Above we will take a deeper dive into the individual case. In the highlighted sections we will understand that there are certain severities that the policy assigned certain values of the data. As we dig in further, we will see not only the case overview but also the risk rating associated with it. Along with that, we can determine what was the mechanism in which the policy was tripped. In this case it was email.
When we find meditative points of interest, we can then further expand our investigation into the concert explore tab. This tab provides us not only the time, file and also the center. Furthermore, it provides us with the documentation for the file of interest. This will be critical when conducting digital forensics and immediate analysis.
Analyzing Key findings and data elements
Analyzing insider threat (insider behavior) or risk profiling techniques to identify malicious users, associated techniques and patterns, possible motives / triggers and other index of activity. Insider threats can be tracked in a variety of other ways as well: through logs and metrics associated with specific actions by users over time, by analyzing behavioral patterns to identify deviations from pre-defined patterns, and through data elements extracted from stored data.
When we do the insider threat analysis there are a couple of things that we need to take into consideration whether we do them manually or with tools. When we were reviewing these data elements, we needed to extract certain critical points such as header analysis, user, data points in time. Help us determine what the insider was trying to achieve but also pointers in a different direction of tactics and different protocols that insider threat may be leveraged to carry out their attack.
Why do we choose manual processes over tools?
There are several interrelated and broad issues affecting the decision to use manual processes over tools for Insider Threat or Risk Profiling. These include: lack of transparency in using automated tools, the cost effectiveness of using automated tools and perhaps most importantly, concerns about the accuracy of the automated tools. This last point is important because we know that many organisations use low-risk employees as test subjects to verify the accuracy of any advanced analytical algorithms being used by the software.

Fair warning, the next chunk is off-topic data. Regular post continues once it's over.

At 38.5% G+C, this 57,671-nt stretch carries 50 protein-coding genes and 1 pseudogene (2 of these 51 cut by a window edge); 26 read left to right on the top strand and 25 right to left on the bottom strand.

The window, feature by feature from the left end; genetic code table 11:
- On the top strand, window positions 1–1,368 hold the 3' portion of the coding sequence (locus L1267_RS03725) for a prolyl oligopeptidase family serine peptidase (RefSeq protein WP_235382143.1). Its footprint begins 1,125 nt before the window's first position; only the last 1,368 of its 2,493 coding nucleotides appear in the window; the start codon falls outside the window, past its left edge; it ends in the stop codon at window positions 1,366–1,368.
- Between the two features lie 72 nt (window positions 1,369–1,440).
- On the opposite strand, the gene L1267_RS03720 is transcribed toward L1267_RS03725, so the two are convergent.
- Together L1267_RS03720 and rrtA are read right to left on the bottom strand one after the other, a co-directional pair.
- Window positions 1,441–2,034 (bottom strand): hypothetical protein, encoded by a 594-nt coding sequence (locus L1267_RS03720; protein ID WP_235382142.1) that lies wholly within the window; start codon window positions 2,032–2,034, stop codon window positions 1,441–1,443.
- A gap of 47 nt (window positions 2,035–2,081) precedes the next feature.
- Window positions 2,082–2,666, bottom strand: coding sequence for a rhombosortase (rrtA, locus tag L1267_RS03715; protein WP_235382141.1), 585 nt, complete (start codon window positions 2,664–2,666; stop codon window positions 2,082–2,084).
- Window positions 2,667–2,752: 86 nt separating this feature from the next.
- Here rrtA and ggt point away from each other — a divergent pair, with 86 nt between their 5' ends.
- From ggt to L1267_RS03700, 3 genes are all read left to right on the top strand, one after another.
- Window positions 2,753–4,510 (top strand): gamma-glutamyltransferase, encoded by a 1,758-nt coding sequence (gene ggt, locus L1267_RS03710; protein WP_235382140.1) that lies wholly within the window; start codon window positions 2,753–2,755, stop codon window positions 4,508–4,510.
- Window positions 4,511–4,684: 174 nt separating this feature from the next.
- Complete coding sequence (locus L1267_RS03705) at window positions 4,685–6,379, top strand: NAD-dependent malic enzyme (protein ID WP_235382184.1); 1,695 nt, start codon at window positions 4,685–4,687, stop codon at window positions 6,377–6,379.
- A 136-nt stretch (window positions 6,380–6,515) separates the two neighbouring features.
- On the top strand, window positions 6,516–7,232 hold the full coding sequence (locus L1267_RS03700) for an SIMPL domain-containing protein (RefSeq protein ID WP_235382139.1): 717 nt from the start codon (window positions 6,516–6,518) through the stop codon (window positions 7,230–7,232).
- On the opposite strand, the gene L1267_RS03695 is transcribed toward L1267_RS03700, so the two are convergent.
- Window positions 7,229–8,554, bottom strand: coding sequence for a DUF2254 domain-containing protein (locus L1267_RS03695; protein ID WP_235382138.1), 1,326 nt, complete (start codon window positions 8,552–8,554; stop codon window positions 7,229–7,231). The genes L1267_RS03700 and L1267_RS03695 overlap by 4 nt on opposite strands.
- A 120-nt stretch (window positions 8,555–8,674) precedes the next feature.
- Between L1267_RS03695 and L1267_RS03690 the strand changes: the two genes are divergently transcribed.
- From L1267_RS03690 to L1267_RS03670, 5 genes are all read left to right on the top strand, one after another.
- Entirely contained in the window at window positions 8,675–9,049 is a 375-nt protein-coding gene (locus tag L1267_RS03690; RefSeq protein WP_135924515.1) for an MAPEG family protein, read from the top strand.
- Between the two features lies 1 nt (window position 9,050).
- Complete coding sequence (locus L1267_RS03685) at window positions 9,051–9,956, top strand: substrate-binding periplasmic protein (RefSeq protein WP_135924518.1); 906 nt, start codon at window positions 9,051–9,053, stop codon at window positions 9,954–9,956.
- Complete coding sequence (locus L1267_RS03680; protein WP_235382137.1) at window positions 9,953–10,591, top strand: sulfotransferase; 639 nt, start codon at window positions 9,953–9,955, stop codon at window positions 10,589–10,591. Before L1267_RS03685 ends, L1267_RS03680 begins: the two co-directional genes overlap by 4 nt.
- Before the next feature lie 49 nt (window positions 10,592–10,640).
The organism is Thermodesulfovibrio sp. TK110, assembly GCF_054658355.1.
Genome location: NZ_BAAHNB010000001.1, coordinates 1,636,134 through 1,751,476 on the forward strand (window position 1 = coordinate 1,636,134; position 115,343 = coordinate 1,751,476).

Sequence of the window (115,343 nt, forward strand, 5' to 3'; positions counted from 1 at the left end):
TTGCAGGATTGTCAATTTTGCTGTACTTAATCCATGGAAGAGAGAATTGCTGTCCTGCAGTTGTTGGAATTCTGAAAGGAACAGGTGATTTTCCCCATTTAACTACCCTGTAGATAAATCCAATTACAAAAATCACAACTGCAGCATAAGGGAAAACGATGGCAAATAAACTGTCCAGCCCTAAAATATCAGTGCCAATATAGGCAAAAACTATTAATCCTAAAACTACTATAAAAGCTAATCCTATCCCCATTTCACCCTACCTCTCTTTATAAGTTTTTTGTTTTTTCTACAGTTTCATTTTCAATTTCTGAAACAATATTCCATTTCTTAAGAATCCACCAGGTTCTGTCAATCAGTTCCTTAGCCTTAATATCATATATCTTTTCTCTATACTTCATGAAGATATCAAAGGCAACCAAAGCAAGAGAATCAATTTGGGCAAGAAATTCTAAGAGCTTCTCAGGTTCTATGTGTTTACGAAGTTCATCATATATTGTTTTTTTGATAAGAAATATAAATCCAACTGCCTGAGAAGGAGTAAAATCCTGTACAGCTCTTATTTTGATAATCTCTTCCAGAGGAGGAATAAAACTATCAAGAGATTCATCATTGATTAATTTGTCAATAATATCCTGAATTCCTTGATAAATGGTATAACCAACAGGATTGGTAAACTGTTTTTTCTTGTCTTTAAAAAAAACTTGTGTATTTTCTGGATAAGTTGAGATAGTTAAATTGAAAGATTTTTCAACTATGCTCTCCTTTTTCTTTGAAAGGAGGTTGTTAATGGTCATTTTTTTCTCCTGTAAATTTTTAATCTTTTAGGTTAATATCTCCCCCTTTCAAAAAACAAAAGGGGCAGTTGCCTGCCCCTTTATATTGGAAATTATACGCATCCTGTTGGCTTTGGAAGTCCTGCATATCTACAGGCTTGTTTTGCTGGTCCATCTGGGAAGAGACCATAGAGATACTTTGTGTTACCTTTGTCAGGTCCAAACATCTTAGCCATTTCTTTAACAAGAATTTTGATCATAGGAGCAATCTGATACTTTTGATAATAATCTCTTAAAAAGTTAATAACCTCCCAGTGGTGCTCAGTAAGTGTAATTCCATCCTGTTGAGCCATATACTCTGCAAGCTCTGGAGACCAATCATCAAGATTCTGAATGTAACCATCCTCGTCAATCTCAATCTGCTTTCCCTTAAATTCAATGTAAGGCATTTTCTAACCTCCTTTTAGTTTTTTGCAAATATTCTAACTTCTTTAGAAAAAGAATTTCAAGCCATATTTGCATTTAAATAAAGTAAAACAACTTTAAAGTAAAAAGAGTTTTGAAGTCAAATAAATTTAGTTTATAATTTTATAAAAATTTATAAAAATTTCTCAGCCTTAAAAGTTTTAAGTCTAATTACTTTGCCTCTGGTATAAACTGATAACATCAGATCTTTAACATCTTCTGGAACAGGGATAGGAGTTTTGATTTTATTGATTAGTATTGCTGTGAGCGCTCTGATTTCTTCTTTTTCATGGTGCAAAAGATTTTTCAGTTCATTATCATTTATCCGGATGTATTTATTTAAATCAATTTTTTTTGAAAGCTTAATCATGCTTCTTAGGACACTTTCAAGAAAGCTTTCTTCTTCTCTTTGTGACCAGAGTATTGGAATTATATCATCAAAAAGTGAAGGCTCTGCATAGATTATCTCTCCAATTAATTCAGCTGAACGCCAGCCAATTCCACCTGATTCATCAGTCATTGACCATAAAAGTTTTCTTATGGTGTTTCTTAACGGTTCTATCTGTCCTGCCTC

As we can see from the above conducting an insider threat and insider risk investigation manually takes a lot more time along with a lot more additional resources. Some companies only have manual processes to conduct any sort of investigation let alone an insider threat investigation. If a company can really use tools, possibly open source tools it would benefit them with time and speed. There are several open source tools (such as OSINT and FOCA) that can assist us in performing social reconnaissance. However, we see many organizations’ rely on their own manual processes or use services provided by vendors to conduct this type of analysis. Understanding an insider threat and getting ahead of them before damage is done can help protect the Company and mitigate the financial impact.
There’s a lot to consider here. Whether you’re doing this manually or whether you are doing this with tools there’s a lot of data to digest and understand. In order to catch an insider threat this may consist of understanding the company’s vulnerability is not only from a cyber perspective but also from a business perspective. If you put your hat on “what are the most critical assets to the company and what would cause the most damage” this would put us in different mindset of what an insider threat might be in your environment. It might be the CEO, CFO or the IT generalist. It really depends on the business and also it’s most important critical assets and data. Having a good awareness program in place as well as setting up monitoring tools can catch insider threats before they do any damage. Corporate cyber security teams must be involved in this process or it will fail or not be taken seriously by company employees. A balance needs to be struck between an employee’s privacy and their employer’s need for the business to function safely & securely. An insider threat program can help with this but requires the correct framework and only gains from best practice.